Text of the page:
Why is it I have trouble determining what should be bigger or smaller in a painting? It’s easy if there is a perspective component; if an object is in front of or behind another object. I’m working on a sleigh with two horses at the moment and the size of the hooves has been a problem. It may be because I’m not used to drawing horses or perhaps these particular horses have big feet. I have enlarged the hooves of these horses three times. Actually they do have big feet, they are draught horses. Not Clydesdales or Percherons but they definitely have big feet. Not that I know much about horses. Just look up draught (or draft) horse breeds on Wikipedia. There are hundreds of them.
I take heart that I’m not the only one to have such problems. Horses drawn by some old English artists have petite feet (and often heads). I think it was a bit of a style back then but it may have come about because of difficulties judging the relative size. Some of these paintings, old masters or not, are beautiful.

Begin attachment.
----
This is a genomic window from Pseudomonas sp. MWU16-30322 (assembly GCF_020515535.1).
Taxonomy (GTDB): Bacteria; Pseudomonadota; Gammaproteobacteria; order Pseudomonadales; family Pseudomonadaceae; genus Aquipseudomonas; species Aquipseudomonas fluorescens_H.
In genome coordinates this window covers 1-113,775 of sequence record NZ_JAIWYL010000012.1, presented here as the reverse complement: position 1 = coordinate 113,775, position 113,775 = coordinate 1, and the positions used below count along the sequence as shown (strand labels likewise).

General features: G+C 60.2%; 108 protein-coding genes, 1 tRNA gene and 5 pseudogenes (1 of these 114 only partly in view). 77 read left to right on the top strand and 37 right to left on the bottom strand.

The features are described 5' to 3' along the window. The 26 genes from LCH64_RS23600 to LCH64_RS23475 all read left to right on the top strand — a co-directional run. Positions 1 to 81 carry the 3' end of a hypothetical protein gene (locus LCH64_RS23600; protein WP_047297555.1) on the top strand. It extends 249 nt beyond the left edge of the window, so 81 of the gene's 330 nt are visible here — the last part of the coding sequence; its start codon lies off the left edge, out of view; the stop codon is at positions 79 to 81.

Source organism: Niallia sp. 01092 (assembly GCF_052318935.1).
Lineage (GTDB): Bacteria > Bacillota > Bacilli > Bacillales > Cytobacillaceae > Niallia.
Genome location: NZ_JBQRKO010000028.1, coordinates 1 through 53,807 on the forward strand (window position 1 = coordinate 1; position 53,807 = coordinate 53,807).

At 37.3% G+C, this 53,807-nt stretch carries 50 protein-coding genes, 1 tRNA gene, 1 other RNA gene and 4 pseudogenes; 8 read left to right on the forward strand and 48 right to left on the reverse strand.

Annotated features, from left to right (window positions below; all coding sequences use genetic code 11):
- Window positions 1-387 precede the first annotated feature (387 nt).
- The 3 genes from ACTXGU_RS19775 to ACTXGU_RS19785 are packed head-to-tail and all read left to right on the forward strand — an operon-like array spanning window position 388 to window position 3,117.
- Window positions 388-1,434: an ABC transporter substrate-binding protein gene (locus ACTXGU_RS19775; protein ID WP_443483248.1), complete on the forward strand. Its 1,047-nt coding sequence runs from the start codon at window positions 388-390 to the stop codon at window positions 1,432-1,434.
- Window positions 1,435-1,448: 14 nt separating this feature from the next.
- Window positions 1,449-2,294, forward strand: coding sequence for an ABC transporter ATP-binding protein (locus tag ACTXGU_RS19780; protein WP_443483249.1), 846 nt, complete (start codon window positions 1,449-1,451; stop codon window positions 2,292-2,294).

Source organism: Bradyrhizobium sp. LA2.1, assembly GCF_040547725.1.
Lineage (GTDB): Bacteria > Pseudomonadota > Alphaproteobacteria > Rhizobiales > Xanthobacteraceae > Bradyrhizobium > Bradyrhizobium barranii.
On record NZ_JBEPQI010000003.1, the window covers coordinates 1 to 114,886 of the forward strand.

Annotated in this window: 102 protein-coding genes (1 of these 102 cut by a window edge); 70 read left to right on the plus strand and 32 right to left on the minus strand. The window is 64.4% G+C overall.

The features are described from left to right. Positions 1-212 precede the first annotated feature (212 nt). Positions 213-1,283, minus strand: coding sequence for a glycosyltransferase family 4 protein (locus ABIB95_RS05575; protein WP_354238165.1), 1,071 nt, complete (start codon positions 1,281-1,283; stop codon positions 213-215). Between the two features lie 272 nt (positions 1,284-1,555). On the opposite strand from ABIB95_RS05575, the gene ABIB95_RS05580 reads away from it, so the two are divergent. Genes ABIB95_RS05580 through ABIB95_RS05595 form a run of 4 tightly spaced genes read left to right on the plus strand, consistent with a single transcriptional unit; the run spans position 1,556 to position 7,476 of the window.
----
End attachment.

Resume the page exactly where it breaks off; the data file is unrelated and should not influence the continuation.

This doesn’t seem to be as difficult with portraits. I think it’s because we are so used to looking at people. Apparently monkeys can easily recognize all of their own troop. To me they all look the same. Jane Goodall could apparently recognise all of the chimpanzees that she was observing. Regardless I have difficulty judging the relative sizes of various body parts of various animals. I expect I would improve if I painted a bunch of horses. In the meantime I’ll continue with my old standby: if it looks wrong, change it.